Volvo XC90 offers wool-blend seats for leather

The roomy XC90 SUV has been a mainstay for Volvo for 20 years. (Bud Wells photo)

The Volvo XC90, introduced in 2003, has through the years retained strong popularity among the luxury midsize SUV competitors – the BMW X5, Mercedes GLE, Porsche Cayenne, Range Rover Sport, Lincoln Nautilus and on and on.

My recent drives were aboard the XC90 Recharge AWD Ultimate seven-seater, a plug-in hybrid which with a fresh charge will provide up to 38 miles of all-electric power before falling back on its regular gas engine.

The powertrain combo of turbocharged 2.0-liter, 4-cylinder engine and 18.8 kWh battery, with 8-speed Geartronic automatic transmission, delivers a combined 455 horsepower and 523 lb.-ft. of torque; mash the throttle and be amazed at the thrust of power.

My Autel charger at home replenished the battery three times (4-to-5 hours per charge), which was enough to hand us an overall mpg of 42.7 for around 200 miles. With four-corner air, the highway travel was smooth, other than an occasional bump too severe for absorption by the 21-inch Pirellis, and a bit of shudder on transfer of power sources.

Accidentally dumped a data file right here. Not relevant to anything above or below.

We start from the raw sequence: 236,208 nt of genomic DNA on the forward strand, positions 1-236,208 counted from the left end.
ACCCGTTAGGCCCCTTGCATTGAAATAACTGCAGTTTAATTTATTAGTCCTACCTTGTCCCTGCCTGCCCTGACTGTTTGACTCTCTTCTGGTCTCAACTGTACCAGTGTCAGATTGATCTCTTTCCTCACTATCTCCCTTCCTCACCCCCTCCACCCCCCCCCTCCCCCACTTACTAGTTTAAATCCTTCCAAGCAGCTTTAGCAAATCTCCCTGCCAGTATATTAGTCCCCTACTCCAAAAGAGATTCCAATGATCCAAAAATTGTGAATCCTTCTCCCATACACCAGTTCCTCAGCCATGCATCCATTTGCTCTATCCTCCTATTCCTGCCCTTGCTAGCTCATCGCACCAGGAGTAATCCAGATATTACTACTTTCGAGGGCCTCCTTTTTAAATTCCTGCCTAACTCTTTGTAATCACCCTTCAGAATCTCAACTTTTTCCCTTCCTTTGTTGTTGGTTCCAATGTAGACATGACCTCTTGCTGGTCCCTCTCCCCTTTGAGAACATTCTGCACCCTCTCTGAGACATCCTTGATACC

The big XC90 carried Jan and me in to Denver on a Friday for a stop at the Colorado Auto Dealers Association, then lunch out north with Ted and Shirley King. The Kings are up to their elbows in fudge, preparing and distributing hundreds of delicious batches through the holidays from a long-used secret recipe. 

The light-colored wool-blend seats are optional to the normal leather seats.  (Volvo)

On first opening the driver’s door, I was surprised by the gray-colored, wool-blend seats, instead of leather. Volvo says the seats are perfect, and aims for the day when its products will be all-electric and all-cloth, no leather seats.

I considered Volvo’s seats as among the best in the business 15 to 20 years ago, especially with the XC70 wagon, one of my alltime favorite cars to drive. The wool-blend seats in this new XC90 review model are stylish, form-fitting, comfortable. But give up leather? Are you kidding?

The air suspension and Bowers & Wilkins premium sound added $5,000 to the Volvo’s sticker price, which reached $85,495. Drive-mode settings, adaptive cruise, lane-keeping, heated steering wheel and crystal shifter were among many other highlights.

The XC90 was built in Gothenburg, Sweden.